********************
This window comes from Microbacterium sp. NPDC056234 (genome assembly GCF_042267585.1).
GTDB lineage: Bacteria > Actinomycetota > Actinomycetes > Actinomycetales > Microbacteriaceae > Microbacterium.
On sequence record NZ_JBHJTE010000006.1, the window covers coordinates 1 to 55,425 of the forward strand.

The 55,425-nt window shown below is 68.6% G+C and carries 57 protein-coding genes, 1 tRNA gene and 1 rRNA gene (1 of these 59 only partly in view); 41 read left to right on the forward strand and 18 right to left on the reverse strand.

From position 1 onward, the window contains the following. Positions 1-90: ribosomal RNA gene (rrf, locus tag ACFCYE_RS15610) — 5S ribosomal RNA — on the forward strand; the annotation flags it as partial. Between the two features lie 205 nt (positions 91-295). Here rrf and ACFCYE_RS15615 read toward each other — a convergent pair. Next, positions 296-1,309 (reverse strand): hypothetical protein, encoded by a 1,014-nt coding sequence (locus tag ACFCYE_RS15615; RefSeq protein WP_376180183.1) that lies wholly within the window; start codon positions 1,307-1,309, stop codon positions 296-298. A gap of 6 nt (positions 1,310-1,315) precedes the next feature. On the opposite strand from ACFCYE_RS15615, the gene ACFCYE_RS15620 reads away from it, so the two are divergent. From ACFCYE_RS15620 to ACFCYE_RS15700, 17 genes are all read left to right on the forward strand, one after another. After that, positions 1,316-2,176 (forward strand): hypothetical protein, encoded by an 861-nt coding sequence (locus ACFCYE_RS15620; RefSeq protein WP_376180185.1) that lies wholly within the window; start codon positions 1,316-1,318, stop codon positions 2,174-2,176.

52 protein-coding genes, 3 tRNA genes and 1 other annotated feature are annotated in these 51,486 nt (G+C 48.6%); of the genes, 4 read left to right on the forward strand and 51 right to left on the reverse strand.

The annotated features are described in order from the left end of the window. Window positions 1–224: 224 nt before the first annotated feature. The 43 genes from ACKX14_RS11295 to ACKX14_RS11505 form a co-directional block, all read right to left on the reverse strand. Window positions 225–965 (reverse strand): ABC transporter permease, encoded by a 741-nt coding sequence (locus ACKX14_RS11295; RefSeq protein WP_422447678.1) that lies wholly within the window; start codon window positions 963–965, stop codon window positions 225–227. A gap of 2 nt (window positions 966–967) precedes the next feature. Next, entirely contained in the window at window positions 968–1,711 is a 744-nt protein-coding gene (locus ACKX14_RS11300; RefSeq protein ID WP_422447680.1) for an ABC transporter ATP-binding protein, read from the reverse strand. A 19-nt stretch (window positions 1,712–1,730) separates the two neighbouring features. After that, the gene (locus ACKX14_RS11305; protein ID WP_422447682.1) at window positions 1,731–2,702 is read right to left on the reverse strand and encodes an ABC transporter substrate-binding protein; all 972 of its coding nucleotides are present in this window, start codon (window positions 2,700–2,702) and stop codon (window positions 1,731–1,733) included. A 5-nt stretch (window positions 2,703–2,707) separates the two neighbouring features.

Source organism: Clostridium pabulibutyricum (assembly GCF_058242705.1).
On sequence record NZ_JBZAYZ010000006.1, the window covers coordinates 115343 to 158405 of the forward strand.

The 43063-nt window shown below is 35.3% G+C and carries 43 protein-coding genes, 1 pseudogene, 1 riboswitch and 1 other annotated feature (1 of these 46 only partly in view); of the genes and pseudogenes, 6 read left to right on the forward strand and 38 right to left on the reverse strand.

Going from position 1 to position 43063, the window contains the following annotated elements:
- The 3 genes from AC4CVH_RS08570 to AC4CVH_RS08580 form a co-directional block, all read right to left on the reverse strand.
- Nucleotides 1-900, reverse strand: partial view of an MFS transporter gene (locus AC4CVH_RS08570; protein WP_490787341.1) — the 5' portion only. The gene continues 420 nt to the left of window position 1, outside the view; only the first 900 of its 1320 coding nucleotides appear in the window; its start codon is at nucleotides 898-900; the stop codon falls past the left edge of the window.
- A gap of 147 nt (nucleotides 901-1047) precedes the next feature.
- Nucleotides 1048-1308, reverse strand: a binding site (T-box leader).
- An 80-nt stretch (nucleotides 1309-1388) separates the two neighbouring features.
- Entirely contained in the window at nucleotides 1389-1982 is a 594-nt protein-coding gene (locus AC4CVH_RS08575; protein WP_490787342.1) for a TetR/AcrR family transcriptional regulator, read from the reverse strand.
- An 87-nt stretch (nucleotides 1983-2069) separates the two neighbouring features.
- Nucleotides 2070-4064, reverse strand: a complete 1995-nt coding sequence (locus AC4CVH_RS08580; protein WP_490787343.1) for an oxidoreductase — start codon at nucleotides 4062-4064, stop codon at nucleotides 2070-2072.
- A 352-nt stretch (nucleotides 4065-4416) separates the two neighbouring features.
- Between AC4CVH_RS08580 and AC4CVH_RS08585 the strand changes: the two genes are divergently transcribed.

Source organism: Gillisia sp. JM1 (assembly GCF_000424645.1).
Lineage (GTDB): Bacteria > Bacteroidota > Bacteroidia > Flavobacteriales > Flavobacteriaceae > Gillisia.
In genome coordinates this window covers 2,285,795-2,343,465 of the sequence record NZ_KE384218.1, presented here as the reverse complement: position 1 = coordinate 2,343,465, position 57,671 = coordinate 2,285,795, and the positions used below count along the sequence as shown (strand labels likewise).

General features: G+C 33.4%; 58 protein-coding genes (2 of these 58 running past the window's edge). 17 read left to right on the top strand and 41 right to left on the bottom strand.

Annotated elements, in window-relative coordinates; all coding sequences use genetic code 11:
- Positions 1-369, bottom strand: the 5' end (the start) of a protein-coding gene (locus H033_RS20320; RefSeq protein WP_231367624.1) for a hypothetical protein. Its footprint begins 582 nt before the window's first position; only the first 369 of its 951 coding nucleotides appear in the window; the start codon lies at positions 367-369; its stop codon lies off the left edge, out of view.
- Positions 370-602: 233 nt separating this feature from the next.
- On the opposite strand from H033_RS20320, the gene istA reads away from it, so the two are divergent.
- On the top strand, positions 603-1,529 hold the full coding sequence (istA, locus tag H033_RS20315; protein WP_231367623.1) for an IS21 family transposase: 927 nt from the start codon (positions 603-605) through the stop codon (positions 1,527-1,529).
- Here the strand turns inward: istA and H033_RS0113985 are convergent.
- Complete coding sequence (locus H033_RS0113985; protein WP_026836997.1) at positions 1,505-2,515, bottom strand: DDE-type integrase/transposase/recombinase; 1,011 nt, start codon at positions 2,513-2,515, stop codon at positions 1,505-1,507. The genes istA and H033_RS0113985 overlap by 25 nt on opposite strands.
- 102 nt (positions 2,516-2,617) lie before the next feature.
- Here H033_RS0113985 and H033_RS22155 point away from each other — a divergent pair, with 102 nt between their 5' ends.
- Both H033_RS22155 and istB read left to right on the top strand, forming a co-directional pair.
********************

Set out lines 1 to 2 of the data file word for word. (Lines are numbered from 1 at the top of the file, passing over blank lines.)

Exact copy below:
This window comes from Microbacterium sp. NPDC056234 (genome assembly GCF_042267585.1).
GTDB lineage: Bacteria > Actinomycetota > Actinomycetes > Actinomycetales > Microbacteriaceae > Microbacterium.